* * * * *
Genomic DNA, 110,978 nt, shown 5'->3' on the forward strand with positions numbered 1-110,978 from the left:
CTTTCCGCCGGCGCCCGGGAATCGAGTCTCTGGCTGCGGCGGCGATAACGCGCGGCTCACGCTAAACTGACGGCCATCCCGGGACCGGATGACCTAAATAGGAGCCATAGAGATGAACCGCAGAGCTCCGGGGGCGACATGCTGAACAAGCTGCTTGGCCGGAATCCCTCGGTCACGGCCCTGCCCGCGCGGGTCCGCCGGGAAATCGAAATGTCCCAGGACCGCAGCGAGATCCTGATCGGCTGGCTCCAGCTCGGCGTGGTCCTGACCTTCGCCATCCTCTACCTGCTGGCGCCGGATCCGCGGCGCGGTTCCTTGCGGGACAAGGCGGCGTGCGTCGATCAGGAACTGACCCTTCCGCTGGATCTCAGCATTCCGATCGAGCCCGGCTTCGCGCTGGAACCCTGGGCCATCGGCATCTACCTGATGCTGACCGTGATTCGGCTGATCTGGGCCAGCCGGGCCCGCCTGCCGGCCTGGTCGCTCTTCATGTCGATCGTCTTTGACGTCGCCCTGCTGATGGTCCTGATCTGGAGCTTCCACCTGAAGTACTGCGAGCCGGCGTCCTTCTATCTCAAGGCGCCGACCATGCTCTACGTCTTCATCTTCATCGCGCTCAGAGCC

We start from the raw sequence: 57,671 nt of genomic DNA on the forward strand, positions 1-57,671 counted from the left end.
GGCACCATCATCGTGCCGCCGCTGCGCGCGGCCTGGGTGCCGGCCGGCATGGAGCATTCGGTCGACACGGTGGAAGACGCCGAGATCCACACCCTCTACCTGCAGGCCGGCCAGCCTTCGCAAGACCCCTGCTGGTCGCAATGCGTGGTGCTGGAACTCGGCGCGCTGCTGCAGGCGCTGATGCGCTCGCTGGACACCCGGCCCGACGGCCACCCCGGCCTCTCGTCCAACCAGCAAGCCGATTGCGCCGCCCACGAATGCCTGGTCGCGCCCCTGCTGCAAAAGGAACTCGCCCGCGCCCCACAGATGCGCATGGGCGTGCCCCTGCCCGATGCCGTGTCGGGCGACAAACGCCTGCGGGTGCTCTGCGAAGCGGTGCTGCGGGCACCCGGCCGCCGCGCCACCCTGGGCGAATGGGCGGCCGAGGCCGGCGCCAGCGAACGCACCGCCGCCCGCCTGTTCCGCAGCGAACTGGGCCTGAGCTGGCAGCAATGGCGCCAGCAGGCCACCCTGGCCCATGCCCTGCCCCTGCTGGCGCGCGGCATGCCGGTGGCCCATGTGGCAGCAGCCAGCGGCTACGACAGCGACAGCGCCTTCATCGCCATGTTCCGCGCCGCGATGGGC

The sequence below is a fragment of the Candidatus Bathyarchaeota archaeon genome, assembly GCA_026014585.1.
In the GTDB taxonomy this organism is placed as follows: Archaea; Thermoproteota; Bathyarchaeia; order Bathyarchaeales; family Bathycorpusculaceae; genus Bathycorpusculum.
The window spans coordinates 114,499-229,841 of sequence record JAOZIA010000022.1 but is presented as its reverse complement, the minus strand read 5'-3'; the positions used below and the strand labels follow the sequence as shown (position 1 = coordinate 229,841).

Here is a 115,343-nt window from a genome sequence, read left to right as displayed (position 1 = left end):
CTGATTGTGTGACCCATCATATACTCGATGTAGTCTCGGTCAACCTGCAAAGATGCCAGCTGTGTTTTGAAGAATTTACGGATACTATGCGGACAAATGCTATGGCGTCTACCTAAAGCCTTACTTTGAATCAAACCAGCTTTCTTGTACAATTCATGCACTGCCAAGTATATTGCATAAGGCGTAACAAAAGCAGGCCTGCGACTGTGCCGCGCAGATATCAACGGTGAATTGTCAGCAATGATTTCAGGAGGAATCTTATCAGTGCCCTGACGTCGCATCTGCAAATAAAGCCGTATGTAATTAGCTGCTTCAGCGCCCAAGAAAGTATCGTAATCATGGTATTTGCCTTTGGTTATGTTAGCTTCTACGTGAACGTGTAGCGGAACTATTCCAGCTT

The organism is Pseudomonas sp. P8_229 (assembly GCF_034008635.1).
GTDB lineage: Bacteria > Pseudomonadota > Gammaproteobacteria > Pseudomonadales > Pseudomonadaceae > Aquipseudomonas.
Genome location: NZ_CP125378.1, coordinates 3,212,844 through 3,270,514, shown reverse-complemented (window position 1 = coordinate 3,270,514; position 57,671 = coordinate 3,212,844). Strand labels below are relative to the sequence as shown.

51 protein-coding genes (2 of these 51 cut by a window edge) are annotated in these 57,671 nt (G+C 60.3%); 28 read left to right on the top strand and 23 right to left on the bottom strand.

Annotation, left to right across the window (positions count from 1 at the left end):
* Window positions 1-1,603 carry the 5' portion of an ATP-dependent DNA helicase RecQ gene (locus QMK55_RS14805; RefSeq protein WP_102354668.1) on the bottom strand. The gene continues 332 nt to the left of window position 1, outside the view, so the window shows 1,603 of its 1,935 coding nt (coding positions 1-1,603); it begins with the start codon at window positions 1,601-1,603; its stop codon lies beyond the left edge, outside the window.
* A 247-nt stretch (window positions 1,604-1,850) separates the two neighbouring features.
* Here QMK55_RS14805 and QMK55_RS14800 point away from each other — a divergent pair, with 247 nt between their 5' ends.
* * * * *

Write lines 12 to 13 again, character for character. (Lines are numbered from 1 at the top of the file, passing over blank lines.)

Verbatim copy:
Genome location: NZ_CP125378.1, coordinates 3,212,844 through 3,270,514, shown reverse-complemented (window position 1 = coordinate 3,270,514; position 57,671 = coordinate 3,212,844). Strand labels below are relative to the sequence as shown.

51 protein-coding genes (2 of these 51 cut by a window edge) are annotated in these 57,671 nt (G+C 60.3%); 28 read left to right on the top strand and 23 right to left on the bottom strand.